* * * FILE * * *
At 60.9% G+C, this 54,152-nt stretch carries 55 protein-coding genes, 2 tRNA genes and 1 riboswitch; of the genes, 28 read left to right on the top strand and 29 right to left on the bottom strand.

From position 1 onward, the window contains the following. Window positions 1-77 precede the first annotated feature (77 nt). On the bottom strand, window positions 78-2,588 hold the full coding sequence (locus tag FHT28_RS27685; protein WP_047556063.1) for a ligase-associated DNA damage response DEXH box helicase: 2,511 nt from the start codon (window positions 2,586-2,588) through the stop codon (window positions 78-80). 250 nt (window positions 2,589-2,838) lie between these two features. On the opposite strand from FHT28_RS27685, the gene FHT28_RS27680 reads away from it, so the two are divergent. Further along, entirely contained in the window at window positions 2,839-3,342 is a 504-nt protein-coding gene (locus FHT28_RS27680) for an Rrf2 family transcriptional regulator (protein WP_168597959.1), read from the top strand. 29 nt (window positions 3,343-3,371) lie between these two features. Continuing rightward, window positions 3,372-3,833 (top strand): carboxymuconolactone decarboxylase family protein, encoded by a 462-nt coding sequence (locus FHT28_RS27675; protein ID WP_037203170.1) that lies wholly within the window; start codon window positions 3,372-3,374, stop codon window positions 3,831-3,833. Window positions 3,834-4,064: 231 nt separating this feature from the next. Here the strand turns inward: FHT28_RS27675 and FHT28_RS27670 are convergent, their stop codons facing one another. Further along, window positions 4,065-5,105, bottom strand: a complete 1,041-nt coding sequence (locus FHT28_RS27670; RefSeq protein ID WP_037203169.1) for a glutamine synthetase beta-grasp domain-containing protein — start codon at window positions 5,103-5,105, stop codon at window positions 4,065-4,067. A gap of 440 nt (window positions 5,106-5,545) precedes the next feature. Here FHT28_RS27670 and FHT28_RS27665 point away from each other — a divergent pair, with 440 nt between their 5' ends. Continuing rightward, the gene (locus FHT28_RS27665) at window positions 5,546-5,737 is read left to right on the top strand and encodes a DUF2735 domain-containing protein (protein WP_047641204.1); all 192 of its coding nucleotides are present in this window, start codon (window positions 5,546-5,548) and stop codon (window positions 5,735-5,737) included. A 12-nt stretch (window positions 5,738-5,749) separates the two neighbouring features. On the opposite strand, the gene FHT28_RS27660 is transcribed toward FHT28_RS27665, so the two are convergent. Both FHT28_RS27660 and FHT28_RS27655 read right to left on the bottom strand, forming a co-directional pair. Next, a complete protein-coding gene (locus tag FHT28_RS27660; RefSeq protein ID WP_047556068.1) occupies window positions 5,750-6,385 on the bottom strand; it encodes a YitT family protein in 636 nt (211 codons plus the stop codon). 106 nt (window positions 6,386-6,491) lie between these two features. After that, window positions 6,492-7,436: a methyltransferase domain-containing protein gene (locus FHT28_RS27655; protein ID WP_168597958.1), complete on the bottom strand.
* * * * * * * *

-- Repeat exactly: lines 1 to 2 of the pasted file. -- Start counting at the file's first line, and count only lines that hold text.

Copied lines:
At 60.9% G+C, this 54,152-nt stretch carries 55 protein-coding genes, 2 tRNA genes and 1 riboswitch; of the genes, 28 read left to right on the top strand and 29 right to left on the bottom strand.

From position 1 onward, the window contains the following. Window positions 1-77 precede the first annotated feature (77 nt). On the bottom strand, window positions 78-2,588 hold the full coding sequence (locus tag FHT28_RS27685; protein WP_047556063.1) for a ligase-associated DNA damage response DEXH box helicase: 2,511 nt from the start codon (window positions 2,586-2,588) through the stop codon (window positions 78-80). 250 nt (window positions 2,589-2,838) lie between these two features. On the opposite strand from FHT28_RS27685, the gene FHT28_RS27680 reads away from it, so the two are divergent. Further along, entirely contained in the window at window positions 2,839-3,342 is a 504-nt protein-coding gene (locus FHT28_RS27680) for an Rrf2 family transcriptional regulator (protein WP_168597959.1), read from the top strand. 29 nt (window positions 3,343-3,371) lie between these two features. Continuing rightward, window positions 3,372-3,833 (top strand): carboxymuconolactone decarboxylase family protein, encoded by a 462-nt coding sequence (locus FHT28_RS27675; protein ID WP_037203170.1) that lies wholly within the window; start codon window positions 3,372-3,374, stop codon window positions 3,831-3,833. Window positions 3,834-4,064: 231 nt separating this feature from the next. Here the strand turns inward: FHT28_RS27675 and FHT28_RS27670 are convergent, their stop codons facing one another. Further along, window positions 4,065-5,105, bottom strand: a complete 1,041-nt coding sequence (locus FHT28_RS27670; RefSeq protein ID WP_037203169.1) for a glutamine synthetase beta-grasp domain-containing protein — start codon at window positions 5,103-5,105, stop codon at window positions 4,065-4,067. A gap of 440 nt (window positions 5,106-5,545) precedes the next feature. Here FHT28_RS27670 and FHT28_RS27665 point away from each other — a divergent pair, with 440 nt between their 5' ends. Continuing rightward, the gene (locus FHT28_RS27665) at window positions 5,546-5,737 is read left to right on the top strand and encodes a DUF2735 domain-containing protein (protein WP_047641204.1); all 192 of its coding nucleotides are present in this window, start codon (window positions 5,546-5,548) and stop codon (window positions 5,735-5,737) included. A 12-nt stretch (window positions 5,738-5,749) separates the two neighbouring features. On the opposite strand, the gene FHT28_RS27660 is transcribed toward FHT28_RS27665, so the two are convergent. Both FHT28_RS27660 and FHT28_RS27655 read right to left on the bottom strand, forming a co-directional pair. Next, a complete protein-coding gene (locus tag FHT28_RS27660; RefSeq protein ID WP_047556068.1) occupies window positions 5,750-6,385 on the bottom strand; it encodes a YitT family protein in 636 nt (211 codons plus the stop codon). 106 nt (window positions 6,386-6,491) lie between these two features. After that, window positions 6,492-7,436: a methyltransferase domain-containing protein gene (locus FHT28_RS27655; protein ID WP_168597958.1), complete on the bottom strand.